These internal and external challenges faced by banks are influencing their existing business strategies for transaction banking, says the Report. “Banks need to adopt agile practices and the latest technologies to improve their internal processes and meet challenges posed by the external disrupters. As a consequence, a digital agenda should be a top priority for banks.”

Digitisation of transaction banking has gained momentum, according to the Report, and new services such as digital advisory and decision report are being rolled out. Digital advisory solutions that leverage the underlying core banking platform include credit assessment, supply chain financing and liquidity management structures. Decision support digitisation efforts are focused on providing information and tools that can help the corporate to optimise the source to settle cycle.

In the business to business mobile, e-invoicing and immediate payments areas, new services based on mobile devices have been developed such as B2B transaction authentication and reporting. Banks and payment services providers are also adopting electronic invoicing mechanisms to reduce overall transaction processing time. Also, some UK banks are developing corporate access services based on immediate payments systems.

While progress is being made by banks to pursue digital initiatives for corporates, they have also missed some opportunities, says the Report. During the e-commerce boom they ceded much of the space to PSPs such as PayPal, WorldPay and Global Payments and in the business to consumer (B2C) space they have lost market share to financial technology companies.

The Report suggests that financial technology companies have been more successful than banks in adopting a ‘design for digital’ mindset, which has helped them to gain B2C market share. Financial technology companies are active across a wide range of activities in B2C, including sign-up and underwrite, acceptance, authentication and authorisation, transaction capture and reporting. The success of these companies in the B2C domain, particularly in e-commerce, has been fuelled by the proliferation of mobile devices. Financial technology companies have also developed customised solutions such as peer to peer and cross-border payments, which have further increased adoption. The companies have leveraged their agility and technology capabilities to make successful forays into the B2C domain, a trend that might also be replicated in the corporate domain.

Those financial technology companies that are offering transaction banking services are setting a higher benchmark on digital capabilities, says the Report. These companies are offering services in niches such as liquidity reporting, account aggregation and FX. For example, in trade finance, financial technology companies are offering solutions to help corporates manage market and counterparty risks, including supply chain financing, invoice handling and electronic procurement. If banks are slow in digitising their product and services offerings, they may lose some of their profitable transaction banking business to these companies.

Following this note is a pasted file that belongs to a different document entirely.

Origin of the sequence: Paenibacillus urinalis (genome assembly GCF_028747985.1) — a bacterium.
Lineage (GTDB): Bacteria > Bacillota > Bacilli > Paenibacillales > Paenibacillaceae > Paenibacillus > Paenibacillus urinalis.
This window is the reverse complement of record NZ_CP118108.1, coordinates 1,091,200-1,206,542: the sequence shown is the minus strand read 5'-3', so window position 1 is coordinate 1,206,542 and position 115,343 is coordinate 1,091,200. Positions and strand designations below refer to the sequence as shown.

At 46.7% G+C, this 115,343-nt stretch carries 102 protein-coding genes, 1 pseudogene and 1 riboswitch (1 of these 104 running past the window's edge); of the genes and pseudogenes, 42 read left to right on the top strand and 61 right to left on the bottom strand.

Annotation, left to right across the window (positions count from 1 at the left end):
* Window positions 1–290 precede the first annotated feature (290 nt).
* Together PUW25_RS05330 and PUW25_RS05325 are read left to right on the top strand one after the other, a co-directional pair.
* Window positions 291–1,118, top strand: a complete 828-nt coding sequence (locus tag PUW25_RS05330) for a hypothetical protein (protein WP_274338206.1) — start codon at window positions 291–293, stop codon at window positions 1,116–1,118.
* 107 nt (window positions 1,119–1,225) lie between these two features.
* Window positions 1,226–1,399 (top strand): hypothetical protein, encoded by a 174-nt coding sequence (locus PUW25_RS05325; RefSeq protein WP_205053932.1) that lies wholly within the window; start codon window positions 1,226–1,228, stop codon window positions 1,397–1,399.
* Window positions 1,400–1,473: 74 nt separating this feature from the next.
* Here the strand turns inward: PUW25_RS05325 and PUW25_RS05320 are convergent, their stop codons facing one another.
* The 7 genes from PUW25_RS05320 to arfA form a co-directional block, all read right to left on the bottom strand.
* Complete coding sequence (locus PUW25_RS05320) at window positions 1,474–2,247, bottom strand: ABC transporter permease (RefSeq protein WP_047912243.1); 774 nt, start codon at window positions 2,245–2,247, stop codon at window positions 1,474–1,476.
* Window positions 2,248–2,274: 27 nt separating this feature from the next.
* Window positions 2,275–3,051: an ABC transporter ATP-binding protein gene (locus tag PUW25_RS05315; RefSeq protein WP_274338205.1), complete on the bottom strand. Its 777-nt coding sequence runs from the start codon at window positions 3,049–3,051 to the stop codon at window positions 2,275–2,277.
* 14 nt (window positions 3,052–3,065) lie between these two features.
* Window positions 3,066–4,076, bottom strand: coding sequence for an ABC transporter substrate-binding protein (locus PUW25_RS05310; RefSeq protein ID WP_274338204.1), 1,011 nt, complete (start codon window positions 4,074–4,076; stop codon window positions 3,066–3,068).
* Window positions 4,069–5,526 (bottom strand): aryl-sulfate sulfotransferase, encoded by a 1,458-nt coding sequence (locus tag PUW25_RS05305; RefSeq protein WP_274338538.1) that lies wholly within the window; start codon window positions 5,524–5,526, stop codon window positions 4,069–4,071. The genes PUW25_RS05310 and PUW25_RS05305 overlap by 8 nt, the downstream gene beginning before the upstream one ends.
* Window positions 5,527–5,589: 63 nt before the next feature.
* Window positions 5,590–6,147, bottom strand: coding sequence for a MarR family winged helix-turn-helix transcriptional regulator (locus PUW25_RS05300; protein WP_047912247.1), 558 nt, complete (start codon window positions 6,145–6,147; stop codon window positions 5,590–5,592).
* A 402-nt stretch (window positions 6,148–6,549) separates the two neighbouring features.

In order to address the challenge posed by financial technology companies, the Report says banks should assess their digital maturity across the enterprise. According to the online survey conducted for the Report, corporates have a lower perception of banks’ digital capabilities than do banks themselves. While banks have made progress in digitising services, this has not been recognised by corporate treasurers. The Report says transaction banks will need to increase their investments and focus on better branding and communication to showcase their digital capabilities.

“In order to be viewed as digital leaders, banks will need to invest and establish partnerships with organisations that can help them to execute their strategies for developing digital offerings,” says the Report. A collaborative approach will be a critical foundation for banks if they wish to close the ‘digital gap’ that exists between them and financial technology companies, says the Report. It argues that partnering with financial technology companies will help banks to innovate at a faster rate in order to provide digital services to corporate treasurers.

Nearly 79 per cent of bank executives surveyed believe banks are looking to collaborate with financial technology companies. However, about 50 per cent of total respondents viewed these companies as competitors. Collaborating with financial technology companies is not without its risks. The Report says the main challenges banks will face in collaborative ventures include the financial stability of start-ups, assurances on business continuity, scalability and adaptability of solutions and regulatory considerations.

Another way for banks to increase collaboration with other industry players and accelerate innovation is to provide open application programming interface (API) access to their internal systems. Open APIs can act as enablers for banks to create a digital ecosystem via a bridge with third parties, says the Report. It cites four areas where open APIs offer advantages to transaction banks: new products and services, customer experience, customer insights and regulatory compliance.

Developing a collaborative mindset will help banks stay a step ahead of the competition, says the Report, and they can leverage industry initiatives such as the Payment Services Directive II to develop mutually beneficial business models. These models will help transaction banks to bring stability in treasury operations, reduce financial risk and efficiently adopt regulatory practices.

* World Payments Report is published by Capgemini and BNP Paribas. It is available from Capgemini, stand F80 and from BNP Paribas, stand E48 during Sibos.